The Mayor of London Boris Johnson has today (Friday, June 27) published detailed planning guidance to ensure that future developments enhance the rich character of the city.
With London set to be home to ten million people by 2030, the Mayor’s ‘Character and Context Supplementary Planning Guidance’ aims to ensure that London can continue to grow sustainably without losing its much-loved distinctiveness.
The guidance encourages anyone engaged with the planning system to fully understand the heritage and environment of an area before taking important decisions on its development.
It asks planners to think about how an area has come to be the way it is, the things about it that people who live, work, and visit want to see changed and the economic, social and other forces driving change.
In addition, the document builds on detailed guidance in the London Plan and the Mayor’s London View Management Framework that advises on the location of tall buildings and ensures strategic views across the city are protected. It also links in with the Mayor’s Opportunity Area Frameworks and the borough’s Local Plans which provide clear guidance about the right places in which to locate tall buildings.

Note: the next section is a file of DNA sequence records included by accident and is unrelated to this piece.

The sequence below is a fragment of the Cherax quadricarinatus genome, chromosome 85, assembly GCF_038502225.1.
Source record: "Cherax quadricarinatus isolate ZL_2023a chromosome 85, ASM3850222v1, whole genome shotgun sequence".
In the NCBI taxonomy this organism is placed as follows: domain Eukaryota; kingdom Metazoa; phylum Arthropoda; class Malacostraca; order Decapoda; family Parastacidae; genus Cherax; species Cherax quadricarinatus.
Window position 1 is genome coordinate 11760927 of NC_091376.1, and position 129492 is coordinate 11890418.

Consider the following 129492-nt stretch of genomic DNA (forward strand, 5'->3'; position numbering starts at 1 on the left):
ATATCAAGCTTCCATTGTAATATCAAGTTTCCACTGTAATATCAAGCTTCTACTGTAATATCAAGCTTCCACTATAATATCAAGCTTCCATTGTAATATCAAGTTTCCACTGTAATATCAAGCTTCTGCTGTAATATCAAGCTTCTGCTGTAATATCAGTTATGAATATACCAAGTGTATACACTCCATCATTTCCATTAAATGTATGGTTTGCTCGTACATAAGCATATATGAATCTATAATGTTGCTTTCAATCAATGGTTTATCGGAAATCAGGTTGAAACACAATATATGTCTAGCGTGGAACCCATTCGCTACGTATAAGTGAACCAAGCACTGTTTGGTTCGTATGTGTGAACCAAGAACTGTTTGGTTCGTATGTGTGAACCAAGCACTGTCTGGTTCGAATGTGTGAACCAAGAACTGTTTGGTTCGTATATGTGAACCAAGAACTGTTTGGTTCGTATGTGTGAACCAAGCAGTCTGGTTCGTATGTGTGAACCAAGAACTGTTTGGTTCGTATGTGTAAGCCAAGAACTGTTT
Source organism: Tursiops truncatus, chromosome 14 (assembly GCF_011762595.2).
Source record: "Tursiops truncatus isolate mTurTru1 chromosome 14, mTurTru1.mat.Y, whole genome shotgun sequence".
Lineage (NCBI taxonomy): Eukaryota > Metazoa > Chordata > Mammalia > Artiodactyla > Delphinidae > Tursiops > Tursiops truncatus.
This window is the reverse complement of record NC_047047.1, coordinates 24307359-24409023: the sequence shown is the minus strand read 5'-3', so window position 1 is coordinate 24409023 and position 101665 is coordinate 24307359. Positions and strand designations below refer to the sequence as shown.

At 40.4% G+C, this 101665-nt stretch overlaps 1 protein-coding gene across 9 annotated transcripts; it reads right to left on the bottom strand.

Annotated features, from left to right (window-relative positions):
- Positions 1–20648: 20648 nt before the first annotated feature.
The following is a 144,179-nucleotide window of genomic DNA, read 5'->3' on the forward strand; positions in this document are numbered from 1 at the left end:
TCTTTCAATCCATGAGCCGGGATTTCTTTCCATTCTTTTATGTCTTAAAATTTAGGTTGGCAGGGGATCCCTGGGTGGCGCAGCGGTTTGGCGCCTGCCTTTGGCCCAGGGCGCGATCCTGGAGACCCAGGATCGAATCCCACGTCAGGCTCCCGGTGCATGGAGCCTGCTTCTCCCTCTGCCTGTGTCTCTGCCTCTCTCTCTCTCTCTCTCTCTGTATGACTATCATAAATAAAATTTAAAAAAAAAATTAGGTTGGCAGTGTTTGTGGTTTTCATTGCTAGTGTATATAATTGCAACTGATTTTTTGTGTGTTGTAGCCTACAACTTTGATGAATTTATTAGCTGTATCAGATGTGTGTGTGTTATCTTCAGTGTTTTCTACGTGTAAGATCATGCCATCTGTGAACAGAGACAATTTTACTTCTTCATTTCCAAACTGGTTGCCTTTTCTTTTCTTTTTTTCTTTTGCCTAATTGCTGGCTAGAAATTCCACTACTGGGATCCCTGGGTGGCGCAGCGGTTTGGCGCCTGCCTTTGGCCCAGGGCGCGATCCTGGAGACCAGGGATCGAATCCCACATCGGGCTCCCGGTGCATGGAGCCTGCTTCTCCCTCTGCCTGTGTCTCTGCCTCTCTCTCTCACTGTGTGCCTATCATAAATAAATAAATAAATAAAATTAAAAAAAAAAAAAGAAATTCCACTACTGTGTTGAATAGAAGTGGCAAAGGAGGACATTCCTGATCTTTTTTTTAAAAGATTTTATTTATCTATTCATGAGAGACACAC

By taking all of these factors into account, the Mayor expects that future developments will be more likely to be successful economically as well as aesthetically.
The Mayor of London Boris Johnson said:
“Planning for neighbourhoods in a city as dynamic and diverse as London is a tricky business. This guidance aims to ensure that areas do not lose their unique character while allowing developers to continue to bring forward innovative and thought-provoking schemes.”
The Mayor is also now consulting on his draft ‘Social Infrastructure Supplementary Planning Guidance.’
This considers how social infrastructure such as schools and hospitals could be developed and integrated alongside the 49,000 new homes a year that the Mayor believes need to be built to meet the demands of the city’s ever increasing population.
Increasingly, London is seeing communities and parents setting up new academies and free schools and GPs working together through clinical commissioning groups to understand and meet local needs.
Against this changing background, this guidance provides sensible guidance that will help planners and non-planners to work together so that social infrastructure can be built where it is most needed.
The Mayor’s ‘Character and Context Supplementary Planning Guidance’ can be accessed here.
The draft ‘Social Infrastructure Supplementary Planning Guidance’ is open for consultation until the end of September 2014 and can be accessed here.